Former Silicon Valley executive Elisa Rossi is following the Etsy model to debut a marketplace for the independent work of artisans specializing in luxury goods.

Rossi, a former executive at Apple and Square, will launch Milaner on Wednesday, a high-end goods site she said is like “Etsy for luxury.” The site is intended to sell products from the independent work of artisans with day jobs manufacturing for luxury fashion houses. It will feature items made by a variety of mostly Italian artisans, with prices ranging from $120 for a scarf to more than $1,000 for apparel like leather jackets.

For Rossi — who grew up in the Le Marche region of Italy, an area known for manufacturing leather goods for luxury brands like Bottega Veneta and Gucci — the site is intended to give consumers around the world access to high-end handmade products. Rossi said her goal is to replicate her experience as a child, browsing storefronts and ordering personalized items from the artisans she lived alongside. As a result, shoppers will be able to customize products on Milaner, selecting features like colors and metals.

“As a consumer in that town, I could walk into their workshops and customize my products. It was a very special experience, and I decided to take that experience online,” Rossi said.

Artisans on the site include a mix of artisans identified by Rossi based on her childhood in Italy and craftsmen she found through more extensive research. Once she settled on prospective partners, she convinced them to join by promoting a platform for visibility, as well as a direct-to-consumer model. With the ability to sell directly to consumers, the artisans are granted more autonomy over pricing and production decisions — a vast departure from their roles as unseen middlemen within the highly regulated infrastructure of traditional brands.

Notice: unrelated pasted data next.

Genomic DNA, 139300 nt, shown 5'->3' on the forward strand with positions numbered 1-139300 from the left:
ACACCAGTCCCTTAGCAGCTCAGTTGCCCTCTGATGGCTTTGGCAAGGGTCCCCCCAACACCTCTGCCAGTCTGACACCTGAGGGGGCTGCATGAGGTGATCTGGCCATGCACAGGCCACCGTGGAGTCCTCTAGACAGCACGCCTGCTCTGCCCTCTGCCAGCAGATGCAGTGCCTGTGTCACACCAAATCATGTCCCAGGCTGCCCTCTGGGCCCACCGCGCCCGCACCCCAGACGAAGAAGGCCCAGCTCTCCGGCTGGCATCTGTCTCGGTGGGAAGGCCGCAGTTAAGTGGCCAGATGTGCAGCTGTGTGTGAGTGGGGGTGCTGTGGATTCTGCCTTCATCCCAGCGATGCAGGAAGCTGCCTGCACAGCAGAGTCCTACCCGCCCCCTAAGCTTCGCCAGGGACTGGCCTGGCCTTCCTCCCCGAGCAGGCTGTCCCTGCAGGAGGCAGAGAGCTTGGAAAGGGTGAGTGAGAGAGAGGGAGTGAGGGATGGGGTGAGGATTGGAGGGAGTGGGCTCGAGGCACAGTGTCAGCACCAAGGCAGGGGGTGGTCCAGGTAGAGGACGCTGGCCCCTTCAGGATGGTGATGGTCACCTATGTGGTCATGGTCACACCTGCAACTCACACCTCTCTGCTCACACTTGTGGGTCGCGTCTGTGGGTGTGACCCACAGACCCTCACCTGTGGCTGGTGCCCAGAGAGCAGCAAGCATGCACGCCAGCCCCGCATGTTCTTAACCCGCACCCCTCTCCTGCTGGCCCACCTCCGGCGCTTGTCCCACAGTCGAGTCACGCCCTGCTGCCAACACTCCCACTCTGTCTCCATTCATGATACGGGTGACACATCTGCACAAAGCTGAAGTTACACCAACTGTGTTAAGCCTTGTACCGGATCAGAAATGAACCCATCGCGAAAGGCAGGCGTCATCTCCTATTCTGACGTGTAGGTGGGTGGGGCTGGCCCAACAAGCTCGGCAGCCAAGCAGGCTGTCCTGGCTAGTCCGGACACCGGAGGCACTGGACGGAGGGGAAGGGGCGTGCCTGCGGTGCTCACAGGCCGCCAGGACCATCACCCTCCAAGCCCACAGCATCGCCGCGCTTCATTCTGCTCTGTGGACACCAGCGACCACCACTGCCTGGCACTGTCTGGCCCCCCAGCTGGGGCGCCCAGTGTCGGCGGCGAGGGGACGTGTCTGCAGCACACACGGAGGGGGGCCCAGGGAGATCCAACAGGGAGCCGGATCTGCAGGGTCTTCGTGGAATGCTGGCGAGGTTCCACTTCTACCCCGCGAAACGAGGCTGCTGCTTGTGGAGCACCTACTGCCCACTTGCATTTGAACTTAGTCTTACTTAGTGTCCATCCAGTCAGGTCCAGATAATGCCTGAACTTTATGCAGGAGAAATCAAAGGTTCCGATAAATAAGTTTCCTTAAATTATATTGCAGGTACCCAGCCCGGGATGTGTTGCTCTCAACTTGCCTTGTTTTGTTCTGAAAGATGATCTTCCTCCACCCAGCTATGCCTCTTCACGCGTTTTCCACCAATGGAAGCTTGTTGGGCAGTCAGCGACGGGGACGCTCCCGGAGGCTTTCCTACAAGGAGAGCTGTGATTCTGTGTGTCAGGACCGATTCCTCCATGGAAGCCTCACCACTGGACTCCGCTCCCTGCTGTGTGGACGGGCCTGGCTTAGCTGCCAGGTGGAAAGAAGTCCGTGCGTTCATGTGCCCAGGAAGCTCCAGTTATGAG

“We went by word of mouth, since a lot of them aren’t easy to find. Luxury brands don’t want to talk about their supply chain, so we searched and talked to people,” Rossi said.

Prior to working in fashion, Rossi spent more than a decade at technology companies, after first working as a translator and interpreter with the initial intention of helping artisans expand their businesses abroad. She said it was her most recent stint at Square that inspired her to return to working with small-business owners. She saw a need for a site that was more befitting of the work of the artists of Le Marche and beyond, and saw an opening to expand their visibility while turning a profit. (Rossi will receive a cut of sales from each purchase that is negotiated separately with each designer, though said “the commission is much lower than luxury markups.”)

“The problem with Etsy is the quality is diverse, so it’s hard for [artisans] to market their product the same way a luxury brand would,” she said. “The marketplace doesn’t match the brand at all. For us, it was a matter of creating a space and a platform that could match the look and feel of their product. It’s not something you can always do on Etsy, because there’s a lot of noise on Etsy.”

Still, part of Etsy’s appeal is that it boasts a deep user base of 30 million buyers, an active audience of shoppers looking for everything from a wall print to a handcrafted necklace. Rossi said her team will focus on building a following through behind-the-scenes videos with artisans sharing their stories, as well as using the clout they bring from their work with high-end companies.

A video about an Italian artist featured on Milaner.

Michele Lopez, who oversees a manufacturing group that makes products for brands like Bottega Veneta, said Rossi’s platform will allow him to build awareness for his personal handbag company, Le Panier.

“It is really flexible,” he said. “It’s really quite interesting and useful for us, this kind of production. It’s very customized and personalized.”